ThePregnantHedgeWitch Fri 23-Jan-09 15:09:37

Message withdrawn

TamartorousBeastie Fri 23-Jan-09 15:10:57

She asked he said no, what else was he supposed to say smudge?

I agree with the rest no one should be forced to kiss anyone.

nailpolish Fri 23-Jan-09 15:12:25


he should nt have to apologise, it doesnt sound as if he did anythingw wrong

JeanieG Fri 23-Jan-09 15:18:18

My DS has never been happy to kiss or hug anyone. DD1 would snog the gob off, and huc the life from anybody that comes near her. She is very affectionate, DS not so.

mrshammond Fri 23-Jan-09 15:20:47

Oh you would all love my Mum! She looks after DS (3.5) twice a week and there is a ritual that goes on EVERY TIME where she asks him for a kiss, he says no, she pretends to cry (!), he still says no, she goes on and on, he concedes and blows a kiss, she still goes on and on etc etc. It takes me about 10 minutes to get out of the door!! (I know, I know, I should grow a spine and tell her to shut up but that's a whole other thread!)

Don't make him do it!

duchesse Fri 23-Jan-09 15:22:32

My son refused all kissing from the age of 6 onwards. Since about half our family is French, this might have become a problem. I got around by telling him that it was fair enough not to kiss (even it is a perfectly widely accepted practise), but that it was rude not to acknowledge or communicate with people. He agreed to shake hands instead, and has been shaking hands perfectly happily since then. Now 15, he is even starting to be more touchy-feely again.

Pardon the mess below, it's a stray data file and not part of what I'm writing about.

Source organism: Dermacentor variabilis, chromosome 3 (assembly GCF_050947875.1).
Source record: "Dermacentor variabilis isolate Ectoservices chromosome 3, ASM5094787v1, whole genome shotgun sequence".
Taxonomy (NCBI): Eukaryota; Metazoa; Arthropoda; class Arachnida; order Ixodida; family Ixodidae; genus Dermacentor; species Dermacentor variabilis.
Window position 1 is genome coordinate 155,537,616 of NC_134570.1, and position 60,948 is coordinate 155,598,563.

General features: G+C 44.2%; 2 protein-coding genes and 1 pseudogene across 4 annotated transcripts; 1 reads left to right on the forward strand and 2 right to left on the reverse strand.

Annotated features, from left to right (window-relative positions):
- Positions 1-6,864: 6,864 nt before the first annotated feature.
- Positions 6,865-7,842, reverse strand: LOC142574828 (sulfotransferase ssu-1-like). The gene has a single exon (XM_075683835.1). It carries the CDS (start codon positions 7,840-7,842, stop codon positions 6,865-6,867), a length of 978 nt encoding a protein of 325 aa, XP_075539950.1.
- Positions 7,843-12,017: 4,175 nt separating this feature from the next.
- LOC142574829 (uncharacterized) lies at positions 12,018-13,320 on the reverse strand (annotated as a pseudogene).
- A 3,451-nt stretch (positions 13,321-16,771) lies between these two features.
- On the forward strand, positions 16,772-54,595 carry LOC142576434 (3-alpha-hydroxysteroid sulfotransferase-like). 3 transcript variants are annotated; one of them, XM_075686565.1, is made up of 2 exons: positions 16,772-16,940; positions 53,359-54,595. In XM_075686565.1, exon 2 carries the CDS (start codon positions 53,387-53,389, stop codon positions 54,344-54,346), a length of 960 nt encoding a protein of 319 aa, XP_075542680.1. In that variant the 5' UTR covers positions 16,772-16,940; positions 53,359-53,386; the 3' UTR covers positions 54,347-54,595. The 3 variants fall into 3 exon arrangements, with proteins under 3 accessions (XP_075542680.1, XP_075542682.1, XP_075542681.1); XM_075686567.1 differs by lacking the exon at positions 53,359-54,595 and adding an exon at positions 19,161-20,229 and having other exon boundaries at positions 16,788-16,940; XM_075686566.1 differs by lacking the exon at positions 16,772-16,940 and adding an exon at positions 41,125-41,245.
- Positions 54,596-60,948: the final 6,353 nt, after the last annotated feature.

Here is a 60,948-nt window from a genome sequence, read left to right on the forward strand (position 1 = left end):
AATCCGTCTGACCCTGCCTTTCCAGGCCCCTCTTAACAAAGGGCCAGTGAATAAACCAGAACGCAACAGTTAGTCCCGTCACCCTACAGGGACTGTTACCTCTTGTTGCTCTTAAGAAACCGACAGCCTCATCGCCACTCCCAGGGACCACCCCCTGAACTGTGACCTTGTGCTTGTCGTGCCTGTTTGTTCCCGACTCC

nickschick Fri 23-Jan-09 15:24:28

I myself am not a very kissy person with other adults my own fil kisses me on the head because he realised how my childhood affected me - and I dont mean in the sitution you described mrssnape a lot of stuff i was forced to do as a child as affected me as an adult- i think you should remind your lovely ds that he doesnt have to iss people but good manners rent optional a fone call to say thnkyou to nanna should suffice for this time next time he will know better.

wll done master snape on your award grinxx

nailpolish Fri 23-Jan-09 15:26:14

"next time he will know better."

whats that supposed to mean? i think he did very well - not rude at all

nickschick Fri 23-Jan-09 15:31:03

next time he will know not to refuse to kiss nanna in the way he did just a hug or a cheery thanks nanna - thats what i meant nailpolish.

It isnt rude how he behaved but I think he could have thaned her.